When he was 14 years old, Jacques Audiard was asked by a famous cinematographer when he was going to start making his own movies. ”I was a terrible brat,“ says Audiard, who’s in town to plug his stylish black comedy Read My Lips (Sur Mes Levres). ”I told him, ‘When I fail at everything else.’“ Audiard grew up surrounded by film people: His uncle was a producer, his godfather an actor, and his father, Michel Audiard, was a prolific screenwriter who wrote more than 130 films before turning to directing. Audiard pere regarded his own writing and directing as a day job; his real passions were literature and music, and the creative tension between high and pop culture, along with a corrosively iconoclastic sense of humor, appears to have rubbed off on his son in more ways than one. Read My Lips, an audacious tale — part character study, part social comedy, part gangster movie — of an unholy union between an embittered, hearing-impaired secretary and a cerebrally ungifted jailbird, was inspired by both The Honeymoon Killers and the myth of Orpheus.

A pipe-smoking 50-year-old in black sunglasses who talks a mile a minute, Audiard fils looks like a cross between a grunge hipster and a nerdy professor. In the years he spent avoiding a movie career, he studied philosophy and literature with the vague a intention of becoming an academic. Only in his 30s did he come around and begin working as an assistant film editor, until his wife, Marion Vernoux (a writer-director with whom he worked on the screenplay for the lively 2000 French comedy Venus Beauty Institute), convinced him that he was ”no stupider than the rest of the writers,“ and he started writing screenplays. Baxter, a 1988 film that Audiard co-wrote with director Jerome Boivin, about a dog with homicidal impulses and a taste for submission, grew into such a cult hit that some Disney executives expressed interest in a remake — until they caught a whiff of the antic amorality that powers the movie, as it does all of Audiard‘s work. ”There are more surprises in amorality,“ says Audiard. ”It renews itself every time.“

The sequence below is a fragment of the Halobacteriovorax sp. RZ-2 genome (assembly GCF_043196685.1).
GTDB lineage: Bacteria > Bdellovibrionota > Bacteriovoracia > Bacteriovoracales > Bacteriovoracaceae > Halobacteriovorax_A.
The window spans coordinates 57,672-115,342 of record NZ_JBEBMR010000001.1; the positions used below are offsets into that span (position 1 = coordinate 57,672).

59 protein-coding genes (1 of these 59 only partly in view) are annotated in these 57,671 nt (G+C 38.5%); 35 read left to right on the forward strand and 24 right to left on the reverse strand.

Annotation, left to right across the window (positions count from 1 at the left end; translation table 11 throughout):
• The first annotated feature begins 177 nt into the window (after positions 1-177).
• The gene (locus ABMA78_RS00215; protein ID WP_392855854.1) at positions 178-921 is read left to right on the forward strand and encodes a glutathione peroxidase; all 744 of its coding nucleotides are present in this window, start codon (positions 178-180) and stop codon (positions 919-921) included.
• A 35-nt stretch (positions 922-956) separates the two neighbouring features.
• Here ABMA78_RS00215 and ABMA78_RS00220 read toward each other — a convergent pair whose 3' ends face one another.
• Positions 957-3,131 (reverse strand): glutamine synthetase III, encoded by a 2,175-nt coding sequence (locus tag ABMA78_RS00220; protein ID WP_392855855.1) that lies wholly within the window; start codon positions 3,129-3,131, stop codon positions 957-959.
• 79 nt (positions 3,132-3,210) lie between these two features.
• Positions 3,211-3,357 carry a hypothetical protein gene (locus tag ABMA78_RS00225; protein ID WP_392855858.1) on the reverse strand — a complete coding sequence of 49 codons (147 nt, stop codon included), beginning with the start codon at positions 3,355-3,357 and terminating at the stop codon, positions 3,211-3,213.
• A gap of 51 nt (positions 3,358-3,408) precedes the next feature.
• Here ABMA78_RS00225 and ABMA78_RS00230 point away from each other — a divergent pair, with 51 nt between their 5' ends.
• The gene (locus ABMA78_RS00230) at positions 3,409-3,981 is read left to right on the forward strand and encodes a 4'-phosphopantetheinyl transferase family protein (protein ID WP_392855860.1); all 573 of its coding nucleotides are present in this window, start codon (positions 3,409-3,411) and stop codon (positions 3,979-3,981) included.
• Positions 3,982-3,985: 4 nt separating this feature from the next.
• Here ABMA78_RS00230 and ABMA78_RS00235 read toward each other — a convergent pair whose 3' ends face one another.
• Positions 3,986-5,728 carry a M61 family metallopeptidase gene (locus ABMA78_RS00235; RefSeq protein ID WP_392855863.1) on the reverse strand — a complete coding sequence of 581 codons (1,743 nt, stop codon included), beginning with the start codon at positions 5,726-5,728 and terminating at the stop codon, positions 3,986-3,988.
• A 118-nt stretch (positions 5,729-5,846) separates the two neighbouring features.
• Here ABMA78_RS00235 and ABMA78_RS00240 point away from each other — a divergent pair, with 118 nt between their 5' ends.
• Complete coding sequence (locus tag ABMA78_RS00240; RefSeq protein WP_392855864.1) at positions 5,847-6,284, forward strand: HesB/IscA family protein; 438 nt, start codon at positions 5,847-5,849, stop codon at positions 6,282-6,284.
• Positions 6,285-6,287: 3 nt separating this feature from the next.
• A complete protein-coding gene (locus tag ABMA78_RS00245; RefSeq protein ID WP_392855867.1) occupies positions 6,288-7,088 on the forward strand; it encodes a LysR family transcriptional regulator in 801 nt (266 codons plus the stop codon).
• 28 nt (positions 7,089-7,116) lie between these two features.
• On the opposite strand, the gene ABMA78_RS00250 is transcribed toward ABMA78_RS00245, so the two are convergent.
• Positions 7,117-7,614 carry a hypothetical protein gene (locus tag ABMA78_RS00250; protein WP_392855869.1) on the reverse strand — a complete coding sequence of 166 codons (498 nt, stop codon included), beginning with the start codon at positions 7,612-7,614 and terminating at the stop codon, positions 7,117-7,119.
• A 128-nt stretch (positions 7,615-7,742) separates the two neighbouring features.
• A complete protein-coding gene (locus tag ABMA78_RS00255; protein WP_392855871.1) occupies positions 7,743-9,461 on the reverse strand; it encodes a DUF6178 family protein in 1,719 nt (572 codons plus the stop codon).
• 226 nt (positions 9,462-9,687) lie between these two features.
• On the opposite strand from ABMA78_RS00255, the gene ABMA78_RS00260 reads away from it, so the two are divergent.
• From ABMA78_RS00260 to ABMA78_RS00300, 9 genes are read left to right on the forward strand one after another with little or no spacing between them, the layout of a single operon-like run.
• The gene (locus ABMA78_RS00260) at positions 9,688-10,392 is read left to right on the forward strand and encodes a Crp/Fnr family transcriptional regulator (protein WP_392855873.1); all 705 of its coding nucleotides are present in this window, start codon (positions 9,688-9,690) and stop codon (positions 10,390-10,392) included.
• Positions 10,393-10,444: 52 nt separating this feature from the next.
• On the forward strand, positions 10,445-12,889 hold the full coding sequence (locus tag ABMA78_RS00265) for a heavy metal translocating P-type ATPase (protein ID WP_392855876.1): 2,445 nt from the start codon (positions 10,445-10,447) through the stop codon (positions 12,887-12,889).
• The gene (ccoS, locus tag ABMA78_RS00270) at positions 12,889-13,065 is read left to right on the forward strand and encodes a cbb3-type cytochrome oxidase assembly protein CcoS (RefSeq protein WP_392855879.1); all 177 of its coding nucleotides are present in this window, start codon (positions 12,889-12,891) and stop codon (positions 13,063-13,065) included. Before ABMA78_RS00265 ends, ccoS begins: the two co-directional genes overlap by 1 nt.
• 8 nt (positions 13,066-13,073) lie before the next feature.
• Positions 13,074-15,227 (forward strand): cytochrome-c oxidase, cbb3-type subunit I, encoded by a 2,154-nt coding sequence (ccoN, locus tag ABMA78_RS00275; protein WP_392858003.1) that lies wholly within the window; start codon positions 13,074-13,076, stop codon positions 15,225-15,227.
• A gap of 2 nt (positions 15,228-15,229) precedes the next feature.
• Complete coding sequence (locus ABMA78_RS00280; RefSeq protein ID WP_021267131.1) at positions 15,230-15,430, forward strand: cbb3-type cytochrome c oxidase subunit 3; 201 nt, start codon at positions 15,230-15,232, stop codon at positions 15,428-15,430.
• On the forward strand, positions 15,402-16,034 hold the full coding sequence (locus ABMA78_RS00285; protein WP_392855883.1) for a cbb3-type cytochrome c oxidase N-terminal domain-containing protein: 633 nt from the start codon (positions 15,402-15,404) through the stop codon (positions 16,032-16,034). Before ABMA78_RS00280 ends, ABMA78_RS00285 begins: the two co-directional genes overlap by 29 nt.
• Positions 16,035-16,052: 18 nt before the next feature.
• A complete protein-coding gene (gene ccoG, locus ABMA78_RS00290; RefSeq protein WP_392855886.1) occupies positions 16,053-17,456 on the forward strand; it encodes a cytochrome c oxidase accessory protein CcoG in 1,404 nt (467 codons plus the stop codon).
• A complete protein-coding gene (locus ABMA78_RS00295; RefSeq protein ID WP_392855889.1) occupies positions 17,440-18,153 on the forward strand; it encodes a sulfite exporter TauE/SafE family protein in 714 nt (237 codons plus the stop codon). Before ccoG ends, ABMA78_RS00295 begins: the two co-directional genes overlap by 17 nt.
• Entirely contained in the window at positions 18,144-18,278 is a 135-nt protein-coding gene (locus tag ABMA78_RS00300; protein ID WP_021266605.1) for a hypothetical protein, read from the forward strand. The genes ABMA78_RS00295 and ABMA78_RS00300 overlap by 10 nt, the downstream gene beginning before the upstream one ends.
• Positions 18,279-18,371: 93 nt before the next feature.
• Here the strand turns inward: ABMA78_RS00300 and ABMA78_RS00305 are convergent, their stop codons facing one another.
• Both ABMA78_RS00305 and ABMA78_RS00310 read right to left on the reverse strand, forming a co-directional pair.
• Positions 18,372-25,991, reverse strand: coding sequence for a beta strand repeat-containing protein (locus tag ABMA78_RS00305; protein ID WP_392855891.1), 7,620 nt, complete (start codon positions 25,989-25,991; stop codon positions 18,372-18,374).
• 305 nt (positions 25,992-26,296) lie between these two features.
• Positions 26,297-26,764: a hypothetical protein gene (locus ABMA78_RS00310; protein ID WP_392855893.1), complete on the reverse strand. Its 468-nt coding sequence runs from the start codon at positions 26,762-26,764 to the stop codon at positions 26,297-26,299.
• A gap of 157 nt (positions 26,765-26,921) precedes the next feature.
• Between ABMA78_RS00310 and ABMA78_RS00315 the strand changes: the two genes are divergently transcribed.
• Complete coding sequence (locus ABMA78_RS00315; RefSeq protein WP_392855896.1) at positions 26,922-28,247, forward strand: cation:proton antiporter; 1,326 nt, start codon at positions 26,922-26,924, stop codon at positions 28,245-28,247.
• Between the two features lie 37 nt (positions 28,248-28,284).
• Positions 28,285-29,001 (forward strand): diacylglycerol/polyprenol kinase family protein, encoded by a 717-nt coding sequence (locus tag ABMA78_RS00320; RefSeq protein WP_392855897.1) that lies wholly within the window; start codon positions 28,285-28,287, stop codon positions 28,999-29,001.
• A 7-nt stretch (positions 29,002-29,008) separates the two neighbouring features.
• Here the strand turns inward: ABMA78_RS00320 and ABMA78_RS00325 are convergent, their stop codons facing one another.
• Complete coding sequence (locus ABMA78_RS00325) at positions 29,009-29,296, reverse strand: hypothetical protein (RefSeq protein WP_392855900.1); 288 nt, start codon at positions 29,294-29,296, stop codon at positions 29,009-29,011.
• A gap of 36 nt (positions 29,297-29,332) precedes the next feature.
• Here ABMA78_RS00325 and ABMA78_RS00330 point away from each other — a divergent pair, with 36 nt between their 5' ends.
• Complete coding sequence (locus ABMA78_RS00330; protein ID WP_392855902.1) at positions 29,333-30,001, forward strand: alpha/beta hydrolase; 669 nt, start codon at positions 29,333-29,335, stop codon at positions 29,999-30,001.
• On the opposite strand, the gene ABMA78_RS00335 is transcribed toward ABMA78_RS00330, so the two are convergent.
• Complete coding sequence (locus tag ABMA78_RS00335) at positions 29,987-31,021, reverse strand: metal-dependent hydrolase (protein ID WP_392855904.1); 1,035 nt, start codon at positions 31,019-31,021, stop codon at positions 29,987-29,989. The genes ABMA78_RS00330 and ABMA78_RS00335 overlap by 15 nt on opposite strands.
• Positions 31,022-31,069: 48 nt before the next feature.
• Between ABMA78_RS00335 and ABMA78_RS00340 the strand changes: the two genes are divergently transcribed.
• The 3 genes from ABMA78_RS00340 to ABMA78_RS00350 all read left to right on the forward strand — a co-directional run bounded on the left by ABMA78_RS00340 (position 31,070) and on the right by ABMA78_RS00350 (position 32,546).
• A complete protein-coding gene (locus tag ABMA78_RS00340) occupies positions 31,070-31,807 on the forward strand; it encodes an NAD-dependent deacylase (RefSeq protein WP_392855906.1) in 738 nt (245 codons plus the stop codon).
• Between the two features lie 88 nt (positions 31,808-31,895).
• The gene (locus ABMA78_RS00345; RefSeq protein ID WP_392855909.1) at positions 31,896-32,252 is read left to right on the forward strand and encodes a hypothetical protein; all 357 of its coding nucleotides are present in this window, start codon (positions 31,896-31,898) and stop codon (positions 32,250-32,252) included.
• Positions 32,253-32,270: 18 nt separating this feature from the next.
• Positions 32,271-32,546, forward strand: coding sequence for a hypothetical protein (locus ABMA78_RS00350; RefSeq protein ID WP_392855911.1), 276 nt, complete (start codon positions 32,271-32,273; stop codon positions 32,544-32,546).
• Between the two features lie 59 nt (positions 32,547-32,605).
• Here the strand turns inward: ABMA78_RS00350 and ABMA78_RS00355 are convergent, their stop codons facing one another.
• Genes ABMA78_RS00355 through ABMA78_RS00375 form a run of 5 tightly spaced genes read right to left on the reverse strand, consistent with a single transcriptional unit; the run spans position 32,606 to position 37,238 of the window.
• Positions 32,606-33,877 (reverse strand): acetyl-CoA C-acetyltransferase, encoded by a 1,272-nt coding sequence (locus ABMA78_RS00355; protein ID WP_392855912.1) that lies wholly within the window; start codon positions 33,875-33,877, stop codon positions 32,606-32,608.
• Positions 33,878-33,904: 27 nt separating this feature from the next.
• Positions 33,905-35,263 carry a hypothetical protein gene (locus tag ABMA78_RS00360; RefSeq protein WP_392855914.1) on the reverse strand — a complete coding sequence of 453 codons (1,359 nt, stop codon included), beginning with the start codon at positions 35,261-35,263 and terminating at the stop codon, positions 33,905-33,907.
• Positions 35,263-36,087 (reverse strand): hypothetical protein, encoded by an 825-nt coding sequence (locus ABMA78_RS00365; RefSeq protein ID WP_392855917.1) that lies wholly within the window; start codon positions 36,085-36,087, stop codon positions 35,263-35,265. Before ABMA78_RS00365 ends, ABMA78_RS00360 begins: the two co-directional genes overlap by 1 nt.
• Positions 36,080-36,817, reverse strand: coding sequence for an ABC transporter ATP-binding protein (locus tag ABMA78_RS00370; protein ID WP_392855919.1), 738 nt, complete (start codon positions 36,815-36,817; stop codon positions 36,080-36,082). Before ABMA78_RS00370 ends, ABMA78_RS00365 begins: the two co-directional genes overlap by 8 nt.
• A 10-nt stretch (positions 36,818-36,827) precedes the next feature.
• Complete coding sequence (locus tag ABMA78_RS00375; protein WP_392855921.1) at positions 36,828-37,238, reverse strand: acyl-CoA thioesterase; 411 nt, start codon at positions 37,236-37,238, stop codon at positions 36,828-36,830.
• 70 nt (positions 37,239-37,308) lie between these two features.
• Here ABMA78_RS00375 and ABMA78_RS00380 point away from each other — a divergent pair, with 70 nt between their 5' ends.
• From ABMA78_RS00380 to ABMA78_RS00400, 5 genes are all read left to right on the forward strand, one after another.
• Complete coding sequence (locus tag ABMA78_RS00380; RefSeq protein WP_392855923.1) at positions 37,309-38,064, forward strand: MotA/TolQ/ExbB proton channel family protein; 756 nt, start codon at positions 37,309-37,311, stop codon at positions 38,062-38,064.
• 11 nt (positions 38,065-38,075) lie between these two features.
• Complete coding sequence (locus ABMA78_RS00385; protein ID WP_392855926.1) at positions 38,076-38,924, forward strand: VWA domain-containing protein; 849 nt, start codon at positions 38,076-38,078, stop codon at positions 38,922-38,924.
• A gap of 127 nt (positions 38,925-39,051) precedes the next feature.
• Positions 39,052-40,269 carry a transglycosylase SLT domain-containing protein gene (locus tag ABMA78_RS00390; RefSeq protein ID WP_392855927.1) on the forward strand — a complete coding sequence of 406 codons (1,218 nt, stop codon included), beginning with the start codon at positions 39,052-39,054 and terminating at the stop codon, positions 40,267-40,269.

It wasn’t until he turned 40 that Audiard directed his first film, Regarde les Hommes Tomber (See How They Fall), a wonderfully odd male-bonding piece with Jean-Louis Trintignant and Matthieu Kassovitz as two con men. He‘s made only two movies since: 1996’s Un Hero Tres Discret (A Self-Made Hero), the brilliantly mordant tale of a provincial Frenchman (played by both Kassovitz and Trintignant), the only child of a pair of Nazi collaborators, who passes himself off as a World War II resistance fighter and becomes a national hero; and Read My Lips, in which an unlikely love relationship grows in direct proportion to the criminal tendencies of the protagonists. Audiard clearly loves the visceral pull of the noir thriller, but like the moviemakers he obligingly reels off as favorites — Wong Kar-Wai, Scorsese, Lynch, the Coen brothers, and the French directors Arnaud Desplechin and Maurice Pialat — he focuses on his characters, hilariously, terrifyingly unsympathetic ordinary Joes who transform themselves by robbing, killing, lying and, finally, loving.

Read My Lips is a beautifully crafted diversion, but A Self-Made Hero remains Audiard‘s most satisfying film, as well as his most political. Though it was based on a novel by Jean-Francois Deniau (who also co-wrote the screenplay with Audiard), the movie was inspired by The Sorrow and the Pity, Marcel Ophuls’ extraordinary 1971 documentary about French wartime collaboration with the Nazis. ”I was born in 1952, so I am a perfect product of the postwar generation,“ says Audiard. ”And because of that I grew up in a lie. When The Sorrow and the Pity came out, I learned something I didn‘t know. What interested me was how to reconstitute that historical moment, how to talk about lying.“ It’s a measure of how little France has advanced in facing up to its history that A Self-Made Hero got Audiard into the same hot water that scalded Ophuls 30 years earlier. (Some even accused Audiard of making a right-wing movie.) Audiard didn‘t involve himself in the controversy, but he’s unrepentant and forthright about his country‘s tainted past — and present. ”It is quite obvious that France is a country of collaborators, and that it’s anti-Semitic, but the debate has never gone there,“ says Audiard. ”We should just admit it, and move on.“

LA Weekly